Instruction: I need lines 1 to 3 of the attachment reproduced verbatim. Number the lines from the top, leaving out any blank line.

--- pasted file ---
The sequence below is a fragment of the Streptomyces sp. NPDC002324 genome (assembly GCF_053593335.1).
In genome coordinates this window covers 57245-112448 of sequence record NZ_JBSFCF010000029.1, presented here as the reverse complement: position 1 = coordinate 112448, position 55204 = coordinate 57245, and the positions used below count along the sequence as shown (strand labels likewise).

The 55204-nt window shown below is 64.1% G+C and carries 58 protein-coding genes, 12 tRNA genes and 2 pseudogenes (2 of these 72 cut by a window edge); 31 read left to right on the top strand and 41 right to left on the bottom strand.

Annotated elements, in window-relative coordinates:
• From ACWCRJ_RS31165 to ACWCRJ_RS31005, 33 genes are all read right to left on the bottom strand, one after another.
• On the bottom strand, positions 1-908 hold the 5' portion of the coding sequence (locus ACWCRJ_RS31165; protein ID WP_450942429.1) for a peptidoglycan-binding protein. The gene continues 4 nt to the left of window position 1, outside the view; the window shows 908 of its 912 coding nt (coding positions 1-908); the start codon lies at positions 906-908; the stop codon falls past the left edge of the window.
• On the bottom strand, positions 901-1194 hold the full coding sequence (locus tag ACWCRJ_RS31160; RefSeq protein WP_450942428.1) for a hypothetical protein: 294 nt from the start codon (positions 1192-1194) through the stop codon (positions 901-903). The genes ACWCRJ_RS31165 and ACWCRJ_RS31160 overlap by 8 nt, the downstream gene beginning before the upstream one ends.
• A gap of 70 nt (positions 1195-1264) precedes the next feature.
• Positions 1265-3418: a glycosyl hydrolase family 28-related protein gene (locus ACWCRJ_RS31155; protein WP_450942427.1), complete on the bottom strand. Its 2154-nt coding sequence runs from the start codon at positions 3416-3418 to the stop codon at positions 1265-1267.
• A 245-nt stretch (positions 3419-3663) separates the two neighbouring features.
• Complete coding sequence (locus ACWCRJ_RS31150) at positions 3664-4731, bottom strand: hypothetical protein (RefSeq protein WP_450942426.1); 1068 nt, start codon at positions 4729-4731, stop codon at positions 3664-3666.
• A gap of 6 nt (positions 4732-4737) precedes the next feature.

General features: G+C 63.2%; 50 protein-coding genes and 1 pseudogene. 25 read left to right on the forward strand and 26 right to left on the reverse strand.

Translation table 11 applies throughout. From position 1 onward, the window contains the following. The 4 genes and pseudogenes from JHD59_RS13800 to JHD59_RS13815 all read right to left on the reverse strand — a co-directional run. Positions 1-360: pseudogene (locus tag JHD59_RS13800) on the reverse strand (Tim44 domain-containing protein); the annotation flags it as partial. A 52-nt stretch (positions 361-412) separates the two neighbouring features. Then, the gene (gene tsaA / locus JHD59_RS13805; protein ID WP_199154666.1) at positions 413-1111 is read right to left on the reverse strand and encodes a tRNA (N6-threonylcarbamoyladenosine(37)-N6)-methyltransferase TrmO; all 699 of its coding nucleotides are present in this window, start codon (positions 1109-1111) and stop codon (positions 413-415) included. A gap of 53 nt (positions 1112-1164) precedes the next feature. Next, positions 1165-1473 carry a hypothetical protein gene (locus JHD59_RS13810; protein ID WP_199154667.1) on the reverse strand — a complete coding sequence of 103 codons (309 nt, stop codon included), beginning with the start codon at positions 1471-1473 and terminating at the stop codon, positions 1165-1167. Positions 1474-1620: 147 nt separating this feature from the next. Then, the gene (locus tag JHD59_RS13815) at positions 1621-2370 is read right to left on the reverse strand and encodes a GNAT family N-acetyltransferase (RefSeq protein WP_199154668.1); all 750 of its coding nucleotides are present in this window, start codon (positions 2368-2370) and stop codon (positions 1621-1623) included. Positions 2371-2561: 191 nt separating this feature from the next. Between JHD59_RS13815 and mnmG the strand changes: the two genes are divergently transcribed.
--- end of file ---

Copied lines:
The sequence below is a fragment of the Streptomyces sp. NPDC002324 genome (assembly GCF_053593335.1).
In genome coordinates this window covers 57245-112448 of sequence record NZ_JBSFCF010000029.1, presented here as the reverse complement: position 1 = coordinate 112448, position 55204 = coordinate 57245, and the positions used below count along the sequence as shown (strand labels likewise).

The 55204-nt window shown below is 64.1% G+C and carries 58 protein-coding genes, 12 tRNA genes and 2 pseudogenes (2 of these 72 cut by a window edge); 31 read left to right on the top strand and 41 right to left on the bottom strand.